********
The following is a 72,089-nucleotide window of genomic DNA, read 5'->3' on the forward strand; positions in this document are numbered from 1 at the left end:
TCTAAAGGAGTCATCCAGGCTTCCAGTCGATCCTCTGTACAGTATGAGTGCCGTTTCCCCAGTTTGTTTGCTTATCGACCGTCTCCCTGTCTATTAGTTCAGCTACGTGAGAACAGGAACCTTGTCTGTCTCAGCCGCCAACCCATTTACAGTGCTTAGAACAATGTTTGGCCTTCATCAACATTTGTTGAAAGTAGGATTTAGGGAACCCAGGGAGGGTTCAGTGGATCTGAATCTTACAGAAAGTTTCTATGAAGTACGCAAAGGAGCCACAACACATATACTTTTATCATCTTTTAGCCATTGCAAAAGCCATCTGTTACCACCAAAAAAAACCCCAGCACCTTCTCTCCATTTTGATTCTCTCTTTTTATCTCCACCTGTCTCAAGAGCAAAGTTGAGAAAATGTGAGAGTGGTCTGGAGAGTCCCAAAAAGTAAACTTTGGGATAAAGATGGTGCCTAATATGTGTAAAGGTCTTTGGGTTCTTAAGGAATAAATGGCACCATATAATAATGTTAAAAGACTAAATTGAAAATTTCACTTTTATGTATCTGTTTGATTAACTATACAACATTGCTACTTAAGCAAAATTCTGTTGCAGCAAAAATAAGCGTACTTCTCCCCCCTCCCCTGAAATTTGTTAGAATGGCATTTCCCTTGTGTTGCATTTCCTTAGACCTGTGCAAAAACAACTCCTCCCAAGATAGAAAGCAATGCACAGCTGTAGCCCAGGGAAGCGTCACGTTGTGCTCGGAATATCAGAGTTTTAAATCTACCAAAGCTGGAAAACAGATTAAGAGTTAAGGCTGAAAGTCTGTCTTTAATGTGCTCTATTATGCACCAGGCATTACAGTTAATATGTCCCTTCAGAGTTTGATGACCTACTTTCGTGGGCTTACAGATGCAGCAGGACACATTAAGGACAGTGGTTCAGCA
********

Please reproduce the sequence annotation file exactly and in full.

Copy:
The following is a 72,089-nucleotide window of genomic DNA, read 5'->3' on the forward strand; positions in this document are numbered from 1 at the left end:
TCTAAAGGAGTCATCCAGGCTTCCAGTCGATCCTCTGTACAGTATGAGTGCCGTTTCCCCAGTTTGTTTGCTTATCGACCGTCTCCCTGTCTATTAGTTCAGCTACGTGAGAACAGGAACCTTGTCTGTCTCAGCCGCCAACCCATTTACAGTGCTTAGAACAATGTTTGGCCTTCATCAACATTTGTTGAAAGTAGGATTTAGGGAACCCAGGGAGGGTTCAGTGGATCTGAATCTTACAGAAAGTTTCTATGAAGTACGCAAAGGAGCCACAACACATATACTTTTATCATCTTTTAGCCATTGCAAAAGCCATCTGTTACCACCAAAAAAAACCCCAGCACCTTCTCTCCATTTTGATTCTCTCTTTTTATCTCCACCTGTCTCAAGAGCAAAGTTGAGAAAATGTGAGAGTGGTCTGGAGAGTCCCAAAAAGTAAACTTTGGGATAAAGATGGTGCCTAATATGTGTAAAGGTCTTTGGGTTCTTAAGGAATAAATGGCACCATATAATAATGTTAAAAGACTAAATTGAAAATTTCACTTTTATGTATCTGTTTGATTAACTATACAACATTGCTACTTAAGCAAAATTCTGTTGCAGCAAAAATAAGCGTACTTCTCCCCCCTCCCCTGAAATTTGTTAGAATGGCATTTCCCTTGTGTTGCATTTCCTTAGACCTGTGCAAAAACAACTCCTCCCAAGATAGAAAGCAATGCACAGCTGTAGCCCAGGGAAGCGTCACGTTGTGCTCGGAATATCAGAGTTTTAAATCTACCAAAGCTGGAAAACAGATTAAGAGTTAAGGCTGAAAGTCTGTCTTTAATGTGCTCTATTATGCACCAGGCATTACAGTTAATATGTCCCTTCAGAGTTTGATGACCTACTTTCGTGGGCTTACAGATGCAGCAGGACACATTAAGGACAGTGGTTCAGCA